NZXT has put a lot of thought and special features into the Switch 810. A few of these I can't recall ever coming across before in another make or model case, like the slotted mounting holes for the rear exhaust fan, the fan power distribution on the back of the motherboard tray, the pivoting interior fan mounts or the closeable vents on the top panel. Other features may not be unique, like the multitude of cable access holes, removable intake filters, modular hard drive cages, dual 120/140mm fan mounts and the hot-swap front drive bay, but rarely do you see all of these options available together in one case. It's not often you find a case that supports mounting both triple and dual radiators internally either. Swiftech lists only four manufacturers and seven models confirmed compatible with the H20-320 Edge kit for example, and I'm happy to report that the NZXT Switch 810 makes the list!
Not all was peaches and cream for the Switch 810 however, as I had major frustrations with the hard drive mounting trays. Given that NZXT has used the same or similar design trays in their other cases like the H2 and Phantom, and I was unable to find any other complaints of this particular problem, I can only surmise that my issue is unique or at least very rare. Who knows, maybe they got a bad batch of pins or maybe all my hard drives just have smallish holes, but what I can tell you is that I shouldn't have to pound on a hard drive bracket to make it fit, and I have never had this problem with other manufacturers' drive trays.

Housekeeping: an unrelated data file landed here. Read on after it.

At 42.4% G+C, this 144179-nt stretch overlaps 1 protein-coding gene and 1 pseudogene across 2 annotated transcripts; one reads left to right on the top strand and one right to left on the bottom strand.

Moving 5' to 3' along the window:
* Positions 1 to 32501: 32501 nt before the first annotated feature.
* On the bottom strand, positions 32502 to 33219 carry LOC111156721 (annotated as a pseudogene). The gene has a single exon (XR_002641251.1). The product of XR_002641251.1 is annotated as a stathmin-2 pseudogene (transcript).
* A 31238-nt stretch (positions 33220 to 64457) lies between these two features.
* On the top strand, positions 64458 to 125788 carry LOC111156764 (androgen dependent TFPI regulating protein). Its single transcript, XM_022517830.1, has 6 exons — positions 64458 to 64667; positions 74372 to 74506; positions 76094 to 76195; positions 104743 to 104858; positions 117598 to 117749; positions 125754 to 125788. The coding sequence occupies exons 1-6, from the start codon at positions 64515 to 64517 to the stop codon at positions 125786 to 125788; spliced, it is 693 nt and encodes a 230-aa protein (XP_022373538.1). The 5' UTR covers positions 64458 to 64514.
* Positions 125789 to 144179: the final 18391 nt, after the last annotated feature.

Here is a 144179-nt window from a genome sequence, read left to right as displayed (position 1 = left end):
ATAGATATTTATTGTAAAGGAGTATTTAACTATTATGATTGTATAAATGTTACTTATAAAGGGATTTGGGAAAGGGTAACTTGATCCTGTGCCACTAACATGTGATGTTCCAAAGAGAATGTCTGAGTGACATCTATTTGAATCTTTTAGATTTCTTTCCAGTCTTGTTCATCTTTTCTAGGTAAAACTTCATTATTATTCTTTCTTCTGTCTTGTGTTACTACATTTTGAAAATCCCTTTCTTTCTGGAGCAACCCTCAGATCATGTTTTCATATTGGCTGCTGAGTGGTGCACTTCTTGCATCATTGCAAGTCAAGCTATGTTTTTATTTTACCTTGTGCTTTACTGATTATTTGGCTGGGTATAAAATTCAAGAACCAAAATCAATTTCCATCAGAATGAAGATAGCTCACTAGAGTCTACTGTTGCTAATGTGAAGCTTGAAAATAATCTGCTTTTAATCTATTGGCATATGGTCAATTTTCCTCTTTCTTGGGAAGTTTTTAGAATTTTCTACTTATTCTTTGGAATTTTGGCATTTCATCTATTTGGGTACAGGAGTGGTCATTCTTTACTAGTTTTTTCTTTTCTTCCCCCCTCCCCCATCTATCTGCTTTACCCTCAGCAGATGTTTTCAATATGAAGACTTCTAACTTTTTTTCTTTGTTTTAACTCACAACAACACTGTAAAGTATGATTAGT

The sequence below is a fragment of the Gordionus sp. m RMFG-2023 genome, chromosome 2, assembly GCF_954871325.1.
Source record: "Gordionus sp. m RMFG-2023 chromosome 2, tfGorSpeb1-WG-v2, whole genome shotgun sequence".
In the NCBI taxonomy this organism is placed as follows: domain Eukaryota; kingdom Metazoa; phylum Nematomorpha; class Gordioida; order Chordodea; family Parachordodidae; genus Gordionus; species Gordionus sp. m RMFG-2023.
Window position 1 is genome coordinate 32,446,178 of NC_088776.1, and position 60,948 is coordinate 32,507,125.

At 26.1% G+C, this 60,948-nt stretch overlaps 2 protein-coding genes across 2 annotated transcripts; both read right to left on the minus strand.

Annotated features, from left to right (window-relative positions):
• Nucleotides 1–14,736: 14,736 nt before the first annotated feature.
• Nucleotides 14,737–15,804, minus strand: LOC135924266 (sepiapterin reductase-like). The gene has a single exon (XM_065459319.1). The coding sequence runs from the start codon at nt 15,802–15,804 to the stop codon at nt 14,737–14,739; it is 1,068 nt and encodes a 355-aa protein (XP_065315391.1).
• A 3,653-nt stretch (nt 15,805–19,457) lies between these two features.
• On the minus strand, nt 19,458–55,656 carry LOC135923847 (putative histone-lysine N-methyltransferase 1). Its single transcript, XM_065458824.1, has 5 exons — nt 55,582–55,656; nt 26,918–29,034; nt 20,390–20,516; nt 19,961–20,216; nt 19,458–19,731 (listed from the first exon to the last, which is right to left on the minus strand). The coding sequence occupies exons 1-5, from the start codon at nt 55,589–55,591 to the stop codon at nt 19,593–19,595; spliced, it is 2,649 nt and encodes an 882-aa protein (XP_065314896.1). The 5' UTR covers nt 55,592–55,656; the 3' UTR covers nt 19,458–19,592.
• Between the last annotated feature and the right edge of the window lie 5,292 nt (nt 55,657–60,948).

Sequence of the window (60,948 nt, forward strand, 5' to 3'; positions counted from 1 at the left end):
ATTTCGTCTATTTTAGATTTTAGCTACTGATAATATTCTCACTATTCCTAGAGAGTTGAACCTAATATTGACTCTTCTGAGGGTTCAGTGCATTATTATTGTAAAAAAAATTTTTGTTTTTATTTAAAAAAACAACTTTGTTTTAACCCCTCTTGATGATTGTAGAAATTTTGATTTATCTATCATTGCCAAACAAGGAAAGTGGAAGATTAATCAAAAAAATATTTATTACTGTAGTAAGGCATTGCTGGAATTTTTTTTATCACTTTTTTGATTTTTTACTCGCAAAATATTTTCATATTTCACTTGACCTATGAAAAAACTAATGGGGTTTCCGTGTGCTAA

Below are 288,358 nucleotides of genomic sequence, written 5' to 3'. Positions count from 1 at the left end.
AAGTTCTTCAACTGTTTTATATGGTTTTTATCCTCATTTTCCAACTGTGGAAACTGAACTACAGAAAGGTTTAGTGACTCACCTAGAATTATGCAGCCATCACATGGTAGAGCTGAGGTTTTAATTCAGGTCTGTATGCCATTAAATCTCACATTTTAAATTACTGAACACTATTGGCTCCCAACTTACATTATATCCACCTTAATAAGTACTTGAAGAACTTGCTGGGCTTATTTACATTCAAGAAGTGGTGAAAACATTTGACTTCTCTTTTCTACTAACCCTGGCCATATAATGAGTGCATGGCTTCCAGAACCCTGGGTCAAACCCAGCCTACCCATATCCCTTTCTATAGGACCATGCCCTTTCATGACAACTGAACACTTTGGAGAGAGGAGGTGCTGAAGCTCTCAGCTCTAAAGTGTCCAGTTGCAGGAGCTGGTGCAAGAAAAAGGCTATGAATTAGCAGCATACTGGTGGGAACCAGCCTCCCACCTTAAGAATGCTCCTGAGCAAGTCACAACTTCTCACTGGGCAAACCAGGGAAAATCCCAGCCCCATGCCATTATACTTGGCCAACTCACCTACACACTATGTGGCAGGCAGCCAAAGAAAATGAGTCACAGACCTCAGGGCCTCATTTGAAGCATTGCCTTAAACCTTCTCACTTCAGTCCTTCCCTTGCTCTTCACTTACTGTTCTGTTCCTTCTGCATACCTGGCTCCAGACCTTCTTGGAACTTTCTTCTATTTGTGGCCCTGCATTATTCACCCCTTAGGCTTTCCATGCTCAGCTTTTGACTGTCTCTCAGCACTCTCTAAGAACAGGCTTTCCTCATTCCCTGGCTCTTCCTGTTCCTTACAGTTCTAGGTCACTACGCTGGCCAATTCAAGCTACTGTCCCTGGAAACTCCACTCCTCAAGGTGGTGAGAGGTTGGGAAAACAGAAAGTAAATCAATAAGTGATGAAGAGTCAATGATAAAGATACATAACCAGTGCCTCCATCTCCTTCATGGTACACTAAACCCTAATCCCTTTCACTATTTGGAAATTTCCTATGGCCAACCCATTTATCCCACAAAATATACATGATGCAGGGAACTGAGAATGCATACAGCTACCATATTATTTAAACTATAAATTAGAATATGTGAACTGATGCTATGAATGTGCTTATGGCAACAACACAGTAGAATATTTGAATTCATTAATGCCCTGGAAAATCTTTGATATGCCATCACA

I did have a few other complaints to mention. While the push switches on the top and front panels and the fan filters definitely make removing them an easy task, it also makes them prone to pop loose if you're not careful while picking the case up and moving it around. Granted you probably won't be doing much of that with a full tower like the Switch 810, but it's something to be aware of as these plastic pieces aren't indestructible. Some people will be turned off by an enthusiast case that uses this much plastic.
Secondly, although the white makes for an uncommon but attractive color choice, and NZXT has thoughtfully included a stealth optical drive cover, I found that it was only usable in the top bay. If that space is taken up by fans and/or a radiator for example, you're left mounting your optical drive the old fashion way. Finally, I found the clearance at the back side of the case to be minimal for routing cables, making the side panel difficult to get back on. That's if you could remove it in the first place, as there is no means to grasp it to slide it off.
I did not find the NZXT Switch 810 available for sale yet as it just debuted at CES last week, but sources indicate it will launch around $169 retail. Given the features that this case has I believe that's a fair price to pay and should prove very competitive with other manufacturer's offerings in this bracket.
OCIA.net awards the NZXT Switch 810 our Silver Seal of Approval.